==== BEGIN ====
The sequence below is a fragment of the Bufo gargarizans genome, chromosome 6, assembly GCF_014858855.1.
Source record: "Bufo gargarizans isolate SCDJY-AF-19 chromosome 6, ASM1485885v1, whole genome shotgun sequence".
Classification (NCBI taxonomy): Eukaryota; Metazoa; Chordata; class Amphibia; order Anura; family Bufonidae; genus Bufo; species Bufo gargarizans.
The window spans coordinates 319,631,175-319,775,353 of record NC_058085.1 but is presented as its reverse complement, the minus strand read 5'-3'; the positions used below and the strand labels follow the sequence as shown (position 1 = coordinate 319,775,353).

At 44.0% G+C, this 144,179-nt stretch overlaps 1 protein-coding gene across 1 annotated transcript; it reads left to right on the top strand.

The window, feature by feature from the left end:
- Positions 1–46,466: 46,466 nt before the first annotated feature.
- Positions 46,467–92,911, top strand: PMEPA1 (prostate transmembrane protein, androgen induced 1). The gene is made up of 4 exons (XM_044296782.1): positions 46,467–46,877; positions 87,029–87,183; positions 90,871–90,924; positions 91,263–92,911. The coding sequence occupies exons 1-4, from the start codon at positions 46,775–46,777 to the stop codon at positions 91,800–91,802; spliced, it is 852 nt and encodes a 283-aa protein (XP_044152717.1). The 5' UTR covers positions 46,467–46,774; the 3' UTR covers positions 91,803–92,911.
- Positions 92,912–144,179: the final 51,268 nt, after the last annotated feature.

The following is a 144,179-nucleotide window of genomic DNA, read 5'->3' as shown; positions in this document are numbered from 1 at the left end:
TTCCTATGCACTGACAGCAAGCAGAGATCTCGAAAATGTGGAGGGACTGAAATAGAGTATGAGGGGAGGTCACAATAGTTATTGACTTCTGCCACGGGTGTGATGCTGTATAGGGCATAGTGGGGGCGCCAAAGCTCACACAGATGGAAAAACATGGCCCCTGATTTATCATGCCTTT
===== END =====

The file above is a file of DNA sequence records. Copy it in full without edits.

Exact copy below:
The sequence below is a fragment of the Bufo gargarizans genome, chromosome 6, assembly GCF_014858855.1.
Source record: "Bufo gargarizans isolate SCDJY-AF-19 chromosome 6, ASM1485885v1, whole genome shotgun sequence".
Classification (NCBI taxonomy): Eukaryota; Metazoa; Chordata; class Amphibia; order Anura; family Bufonidae; genus Bufo; species Bufo gargarizans.
The window spans coordinates 319,631,175-319,775,353 of record NC_058085.1 but is presented as its reverse complement, the minus strand read 5'-3'; the positions used below and the strand labels follow the sequence as shown (position 1 = coordinate 319,775,353).

At 44.0% G+C, this 144,179-nt stretch overlaps 1 protein-coding gene across 1 annotated transcript; it reads left to right on the top strand.

The window, feature by feature from the left end:
- Positions 1–46,466: 46,466 nt before the first annotated feature.
- Positions 46,467–92,911, top strand: PMEPA1 (prostate transmembrane protein, androgen induced 1). The gene is made up of 4 exons (XM_044296782.1): positions 46,467–46,877; positions 87,029–87,183; positions 90,871–90,924; positions 91,263–92,911. The coding sequence occupies exons 1-4, from the start codon at positions 46,775–46,777 to the stop codon at positions 91,800–91,802; spliced, it is 852 nt and encodes a 283-aa protein (XP_044152717.1). The 5' UTR covers positions 46,467–46,774; the 3' UTR covers positions 91,803–92,911.
- Positions 92,912–144,179: the final 51,268 nt, after the last annotated feature.

The following is a 144,179-nucleotide window of genomic DNA, read 5'->3' as shown; positions in this document are numbered from 1 at the left end:
TTCCTATGCACTGACAGCAAGCAGAGATCTCGAAAATGTGGAGGGACTGAAATAGAGTATGAGGGGAGGTCACAATAGTTATTGACTTCTGCCACGGGTGTGATGCTGTATAGGGCATAGTGGGGGCGCCAAAGCTCACACAGATGGAAAAACATGGCCCCTGATTTATCATGCCTTT